MSF: Fatalities report a 'somber reminder'

Publish Date: 
Apr 26, 2013

IRVINE, Calif. - The Motorcycle Safety Foundation issued a response to a preliminary report showing that motorcycle-related deaths are on the rise, stating that the results are "a somber reminder that motorcyclist safety should be everyone's responsibility."

A report issued by the Governors Highway Safety Association indicated that motorcyclist deaths increased about 9 percent nationwide in 2012.

"Each of us must do our part in making good decisions on the road so we can eliminate these needless and tragic motorcycle fatalities," said MSF and Motorcycle Industry Council President Tim Buche. "Every roadway user needs to be a trained, alert and active participant in the traffic mix."

The MSF summarized its efforts in promoting motorcycle safety, mentioning that it has spent $2.4 million on research since 2010 to support curriculum development and quality assurance programs for its Rider Education & Training System and Basic RiderCourse program.

"We continue to increase our understanding of rider and other roadway user behaviors to direct improvements in our curricula that lead to improved student outcomes and a safer riding environment overall," said Dr. Ray Ochs, vice president of training systems for MSF. "We've just completed a significant update to our most popular course, the Basic RiderCourse, with new classroom content focused on rider behavior, risk awareness and risk management. And we've added new range exercises that focus on earlier acquisition of fundamental skills with an emphasis on the traffic situations that students will encounter on the road."

Basic RiderCourse enhancements have included:

  • An approximate 40 percent increase in content targeted specifically at rider perception and seeking escape paths;
  • A roughly 15 percent increase in practice time for swerving and other collision-avoidance skills;
  • About 30 percent more classroom and range content on negotiating curves and cornering skills; and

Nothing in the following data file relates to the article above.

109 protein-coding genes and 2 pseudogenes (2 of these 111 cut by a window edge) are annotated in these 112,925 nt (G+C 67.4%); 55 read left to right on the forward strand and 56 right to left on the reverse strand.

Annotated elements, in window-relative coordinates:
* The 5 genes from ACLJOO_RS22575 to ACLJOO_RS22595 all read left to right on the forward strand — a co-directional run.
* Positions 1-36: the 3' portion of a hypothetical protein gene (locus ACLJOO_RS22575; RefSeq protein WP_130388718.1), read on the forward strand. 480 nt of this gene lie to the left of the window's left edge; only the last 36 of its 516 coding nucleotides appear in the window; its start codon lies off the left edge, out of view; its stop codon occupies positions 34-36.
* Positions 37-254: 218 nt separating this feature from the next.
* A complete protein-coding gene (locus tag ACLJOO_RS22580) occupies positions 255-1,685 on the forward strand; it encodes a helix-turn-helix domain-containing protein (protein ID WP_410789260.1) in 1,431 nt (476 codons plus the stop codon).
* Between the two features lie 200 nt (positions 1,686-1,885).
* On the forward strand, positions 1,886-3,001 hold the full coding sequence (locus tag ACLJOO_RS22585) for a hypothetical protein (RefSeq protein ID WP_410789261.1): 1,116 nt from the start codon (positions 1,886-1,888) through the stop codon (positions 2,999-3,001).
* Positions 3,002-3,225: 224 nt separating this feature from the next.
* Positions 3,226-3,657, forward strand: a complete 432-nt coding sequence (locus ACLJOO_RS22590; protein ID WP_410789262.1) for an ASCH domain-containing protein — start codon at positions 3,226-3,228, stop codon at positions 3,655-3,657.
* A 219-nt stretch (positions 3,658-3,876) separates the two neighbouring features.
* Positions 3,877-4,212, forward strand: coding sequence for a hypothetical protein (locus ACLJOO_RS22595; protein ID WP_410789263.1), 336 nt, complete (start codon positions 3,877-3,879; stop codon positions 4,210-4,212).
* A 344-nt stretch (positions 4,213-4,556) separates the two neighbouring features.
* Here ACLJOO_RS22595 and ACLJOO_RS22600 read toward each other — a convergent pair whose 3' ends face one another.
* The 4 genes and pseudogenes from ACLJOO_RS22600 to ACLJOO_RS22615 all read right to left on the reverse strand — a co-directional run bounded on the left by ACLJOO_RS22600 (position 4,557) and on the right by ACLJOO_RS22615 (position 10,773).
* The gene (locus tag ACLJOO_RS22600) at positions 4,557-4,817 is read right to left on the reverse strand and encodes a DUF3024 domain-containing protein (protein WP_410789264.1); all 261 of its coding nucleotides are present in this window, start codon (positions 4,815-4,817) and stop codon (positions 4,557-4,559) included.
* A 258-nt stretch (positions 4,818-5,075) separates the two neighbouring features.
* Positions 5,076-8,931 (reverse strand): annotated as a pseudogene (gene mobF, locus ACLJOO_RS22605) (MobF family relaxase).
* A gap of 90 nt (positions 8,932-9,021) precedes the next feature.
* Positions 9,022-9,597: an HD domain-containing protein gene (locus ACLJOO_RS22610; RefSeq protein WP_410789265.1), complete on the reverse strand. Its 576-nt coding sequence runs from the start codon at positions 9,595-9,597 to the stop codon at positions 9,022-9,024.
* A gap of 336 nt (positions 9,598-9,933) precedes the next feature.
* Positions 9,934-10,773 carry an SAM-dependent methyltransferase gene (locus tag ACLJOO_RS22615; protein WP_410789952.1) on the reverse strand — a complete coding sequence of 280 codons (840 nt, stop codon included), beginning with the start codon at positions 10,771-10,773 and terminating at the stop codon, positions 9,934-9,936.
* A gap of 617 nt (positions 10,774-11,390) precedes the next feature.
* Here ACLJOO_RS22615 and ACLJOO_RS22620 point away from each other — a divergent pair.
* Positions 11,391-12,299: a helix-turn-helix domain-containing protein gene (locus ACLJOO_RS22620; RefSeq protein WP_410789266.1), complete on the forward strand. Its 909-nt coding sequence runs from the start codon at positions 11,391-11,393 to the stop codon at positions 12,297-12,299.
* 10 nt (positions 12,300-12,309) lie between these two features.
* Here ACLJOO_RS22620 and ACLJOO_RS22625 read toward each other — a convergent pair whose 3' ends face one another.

• A new eCourse to reach current and prospective riders.

MSF and its partners have trained more than 6.7 million new or returning motorcyclists since it began rider training education in 1974, the organization noted.

MSF also has expanded distribution of online educational materials, including the Intersection and Rider Choices iBooks; and promoted safety awareness for motorists via the website. The organization also partnered with the Virginia Tech Transportation Institute on the MSF 100 Motorcyclists Naturalistic Study, which tracks the actions of 100 riders over one year to assess factors contributing to crashes and near-crashes. "MSF seeks to use the results to improve its curricula and expand its other safety countermeasures," it said.

Companies, clubs and individuals wishing to donate directly to motorcyclist safety initiatives may contact the National Motorcycle Safety Fund (NMSF), a charitable organization established in 1980 to augment the work of the MSF. The NMSF accepts tax-deductible contributions and applies them to motorcycle safety projects. In the past, the NMSF has provided helmets and alcohol awareness materials to training sites for use by beginning riders during the MSF Basic RiderCourse. NMSF is currently supporting the MSF 100 Motorcyclists Naturalistic Study. One hundred percent of contributions is dedicated to the National Motorcycle Safety Fund - none of the funds is used to cover administration costs. Visit MSF online and click on "Donate" for more information.

The MSF is a not-for-profit organization sponsored by BMW, BRP, Harley-Davidson, Honda, Kawasaki, KTM, Piaggio, Suzuki, Triumph, Victory and Yamaha.